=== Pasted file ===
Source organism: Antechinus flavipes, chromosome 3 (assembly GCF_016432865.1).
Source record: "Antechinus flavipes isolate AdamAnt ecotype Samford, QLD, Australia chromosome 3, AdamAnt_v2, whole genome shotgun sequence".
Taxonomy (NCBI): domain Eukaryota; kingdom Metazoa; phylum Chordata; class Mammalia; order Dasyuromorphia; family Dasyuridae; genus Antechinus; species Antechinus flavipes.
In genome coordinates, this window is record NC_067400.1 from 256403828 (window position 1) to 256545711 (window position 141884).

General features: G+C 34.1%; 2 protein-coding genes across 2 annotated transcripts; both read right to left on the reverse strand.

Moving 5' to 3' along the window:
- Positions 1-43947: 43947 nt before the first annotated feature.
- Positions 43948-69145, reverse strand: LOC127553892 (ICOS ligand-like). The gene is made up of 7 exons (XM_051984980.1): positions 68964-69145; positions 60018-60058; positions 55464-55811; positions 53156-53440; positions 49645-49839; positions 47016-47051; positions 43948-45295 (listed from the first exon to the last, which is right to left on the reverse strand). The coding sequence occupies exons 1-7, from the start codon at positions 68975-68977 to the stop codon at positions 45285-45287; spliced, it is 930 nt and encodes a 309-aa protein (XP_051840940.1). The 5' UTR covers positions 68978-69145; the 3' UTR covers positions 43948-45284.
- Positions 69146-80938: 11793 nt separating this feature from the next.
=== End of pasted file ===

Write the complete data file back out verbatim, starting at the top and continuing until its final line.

Source organism: Antechinus flavipes, chromosome 3 (assembly GCF_016432865.1).
Source record: "Antechinus flavipes isolate AdamAnt ecotype Samford, QLD, Australia chromosome 3, AdamAnt_v2, whole genome shotgun sequence".
Taxonomy (NCBI): domain Eukaryota; kingdom Metazoa; phylum Chordata; class Mammalia; order Dasyuromorphia; family Dasyuridae; genus Antechinus; species Antechinus flavipes.
In genome coordinates, this window is record NC_067400.1 from 256403828 (window position 1) to 256545711 (window position 141884).

General features: G+C 34.1%; 2 protein-coding genes across 2 annotated transcripts; both read right to left on the reverse strand.

Moving 5' to 3' along the window:
- Positions 1-43947: 43947 nt before the first annotated feature.
- Positions 43948-69145, reverse strand: LOC127553892 (ICOS ligand-like). The gene is made up of 7 exons (XM_051984980.1): positions 68964-69145; positions 60018-60058; positions 55464-55811; positions 53156-53440; positions 49645-49839; positions 47016-47051; positions 43948-45295 (listed from the first exon to the last, which is right to left on the reverse strand). The coding sequence occupies exons 1-7, from the start codon at positions 68975-68977 to the stop codon at positions 45285-45287; spliced, it is 930 nt and encodes a 309-aa protein (XP_051840940.1). The 5' UTR covers positions 68978-69145; the 3' UTR covers positions 43948-45284.
- Positions 69146-80938: 11793 nt separating this feature from the next.